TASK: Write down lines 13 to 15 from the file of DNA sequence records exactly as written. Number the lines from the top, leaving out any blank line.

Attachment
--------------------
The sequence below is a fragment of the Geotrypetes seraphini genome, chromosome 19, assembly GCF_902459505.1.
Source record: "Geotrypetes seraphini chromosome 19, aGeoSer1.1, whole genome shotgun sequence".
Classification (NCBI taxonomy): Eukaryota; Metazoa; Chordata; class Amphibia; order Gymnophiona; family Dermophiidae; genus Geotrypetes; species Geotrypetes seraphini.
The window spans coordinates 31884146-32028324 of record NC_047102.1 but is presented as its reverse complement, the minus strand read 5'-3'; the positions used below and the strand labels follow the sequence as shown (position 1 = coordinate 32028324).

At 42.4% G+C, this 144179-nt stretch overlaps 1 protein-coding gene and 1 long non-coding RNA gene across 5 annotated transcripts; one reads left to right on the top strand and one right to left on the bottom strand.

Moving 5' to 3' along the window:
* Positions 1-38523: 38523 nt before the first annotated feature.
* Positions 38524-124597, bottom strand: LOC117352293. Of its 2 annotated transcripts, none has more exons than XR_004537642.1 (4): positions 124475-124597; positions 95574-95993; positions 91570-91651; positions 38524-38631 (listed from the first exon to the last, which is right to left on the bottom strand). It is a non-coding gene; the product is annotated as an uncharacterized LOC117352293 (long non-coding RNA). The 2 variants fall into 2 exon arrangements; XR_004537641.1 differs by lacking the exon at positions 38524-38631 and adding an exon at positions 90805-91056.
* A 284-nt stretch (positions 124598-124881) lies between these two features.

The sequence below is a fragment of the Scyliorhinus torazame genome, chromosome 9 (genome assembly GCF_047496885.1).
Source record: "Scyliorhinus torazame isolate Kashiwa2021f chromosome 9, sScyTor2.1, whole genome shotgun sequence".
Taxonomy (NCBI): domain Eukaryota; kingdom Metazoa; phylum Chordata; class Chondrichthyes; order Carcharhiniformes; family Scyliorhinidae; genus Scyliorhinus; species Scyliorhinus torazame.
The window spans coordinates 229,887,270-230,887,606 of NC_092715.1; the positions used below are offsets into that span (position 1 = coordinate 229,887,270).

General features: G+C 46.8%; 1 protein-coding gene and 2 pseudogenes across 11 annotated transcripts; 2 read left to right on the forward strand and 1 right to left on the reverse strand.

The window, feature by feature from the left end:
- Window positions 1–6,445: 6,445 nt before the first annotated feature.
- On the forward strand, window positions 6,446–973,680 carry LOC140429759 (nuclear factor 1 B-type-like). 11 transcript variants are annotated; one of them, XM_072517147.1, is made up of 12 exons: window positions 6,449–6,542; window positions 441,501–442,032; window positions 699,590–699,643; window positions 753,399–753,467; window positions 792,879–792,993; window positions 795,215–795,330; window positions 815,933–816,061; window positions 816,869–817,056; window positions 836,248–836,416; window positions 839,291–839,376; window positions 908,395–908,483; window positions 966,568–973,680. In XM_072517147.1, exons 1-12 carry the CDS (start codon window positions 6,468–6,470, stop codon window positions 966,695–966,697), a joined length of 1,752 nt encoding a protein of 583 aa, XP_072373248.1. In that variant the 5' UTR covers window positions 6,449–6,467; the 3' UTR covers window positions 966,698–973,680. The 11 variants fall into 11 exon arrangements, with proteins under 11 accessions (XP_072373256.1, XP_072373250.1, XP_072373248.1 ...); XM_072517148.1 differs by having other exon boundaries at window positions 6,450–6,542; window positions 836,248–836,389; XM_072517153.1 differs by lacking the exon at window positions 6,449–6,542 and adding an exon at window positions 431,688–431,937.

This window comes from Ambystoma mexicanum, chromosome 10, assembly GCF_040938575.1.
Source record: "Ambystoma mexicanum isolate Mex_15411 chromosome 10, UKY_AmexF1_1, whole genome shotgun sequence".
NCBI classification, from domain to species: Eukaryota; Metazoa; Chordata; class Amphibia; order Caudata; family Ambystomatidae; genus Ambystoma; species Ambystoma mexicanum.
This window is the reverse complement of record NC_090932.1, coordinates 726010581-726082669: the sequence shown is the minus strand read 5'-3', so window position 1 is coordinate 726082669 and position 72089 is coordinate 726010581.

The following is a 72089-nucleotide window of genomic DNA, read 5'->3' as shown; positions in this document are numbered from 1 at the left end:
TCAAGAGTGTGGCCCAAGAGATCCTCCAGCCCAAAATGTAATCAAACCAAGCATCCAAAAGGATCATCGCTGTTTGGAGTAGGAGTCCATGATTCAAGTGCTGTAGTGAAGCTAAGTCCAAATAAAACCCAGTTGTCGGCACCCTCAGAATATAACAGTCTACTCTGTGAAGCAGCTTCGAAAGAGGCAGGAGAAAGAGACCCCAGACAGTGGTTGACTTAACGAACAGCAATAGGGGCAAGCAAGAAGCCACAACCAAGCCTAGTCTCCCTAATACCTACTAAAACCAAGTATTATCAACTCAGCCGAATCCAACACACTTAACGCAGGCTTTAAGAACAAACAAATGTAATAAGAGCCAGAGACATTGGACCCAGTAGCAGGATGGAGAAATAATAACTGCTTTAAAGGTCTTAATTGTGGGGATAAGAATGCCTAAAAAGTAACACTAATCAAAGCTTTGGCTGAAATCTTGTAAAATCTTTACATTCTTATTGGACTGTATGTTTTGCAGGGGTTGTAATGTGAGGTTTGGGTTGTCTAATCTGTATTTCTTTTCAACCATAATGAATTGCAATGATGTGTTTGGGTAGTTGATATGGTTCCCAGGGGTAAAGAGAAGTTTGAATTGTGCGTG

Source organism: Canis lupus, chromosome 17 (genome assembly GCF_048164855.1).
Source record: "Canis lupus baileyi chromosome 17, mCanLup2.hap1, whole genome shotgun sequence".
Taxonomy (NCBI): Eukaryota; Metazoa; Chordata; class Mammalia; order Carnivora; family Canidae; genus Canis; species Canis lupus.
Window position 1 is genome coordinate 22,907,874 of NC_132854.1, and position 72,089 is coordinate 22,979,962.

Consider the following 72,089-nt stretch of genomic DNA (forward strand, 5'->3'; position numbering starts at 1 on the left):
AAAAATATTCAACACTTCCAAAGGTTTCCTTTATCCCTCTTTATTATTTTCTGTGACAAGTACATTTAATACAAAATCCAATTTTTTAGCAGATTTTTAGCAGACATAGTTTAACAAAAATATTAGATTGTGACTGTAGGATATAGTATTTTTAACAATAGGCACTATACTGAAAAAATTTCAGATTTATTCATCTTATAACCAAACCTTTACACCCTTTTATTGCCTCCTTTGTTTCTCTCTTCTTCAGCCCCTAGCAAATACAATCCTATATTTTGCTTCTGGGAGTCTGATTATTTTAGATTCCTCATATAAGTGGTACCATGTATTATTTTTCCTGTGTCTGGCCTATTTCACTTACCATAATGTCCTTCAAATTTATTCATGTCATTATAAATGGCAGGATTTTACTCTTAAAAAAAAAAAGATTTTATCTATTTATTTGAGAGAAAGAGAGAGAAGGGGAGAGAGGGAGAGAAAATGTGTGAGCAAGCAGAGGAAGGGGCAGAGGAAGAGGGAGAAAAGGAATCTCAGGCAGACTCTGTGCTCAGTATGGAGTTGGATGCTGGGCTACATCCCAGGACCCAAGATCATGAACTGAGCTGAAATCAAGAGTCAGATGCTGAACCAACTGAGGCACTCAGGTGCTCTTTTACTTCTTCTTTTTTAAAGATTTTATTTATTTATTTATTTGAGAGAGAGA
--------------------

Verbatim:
The window spans coordinates 229,887,270-230,887,606 of NC_092715.1; the positions used below are offsets into that span (position 1 = coordinate 229,887,270).

General features: G+C 46.8%; 1 protein-coding gene and 2 pseudogenes across 11 annotated transcripts; 2 read left to right on the forward strand and 1 right to left on the reverse strand.

The window, feature by feature from the left end: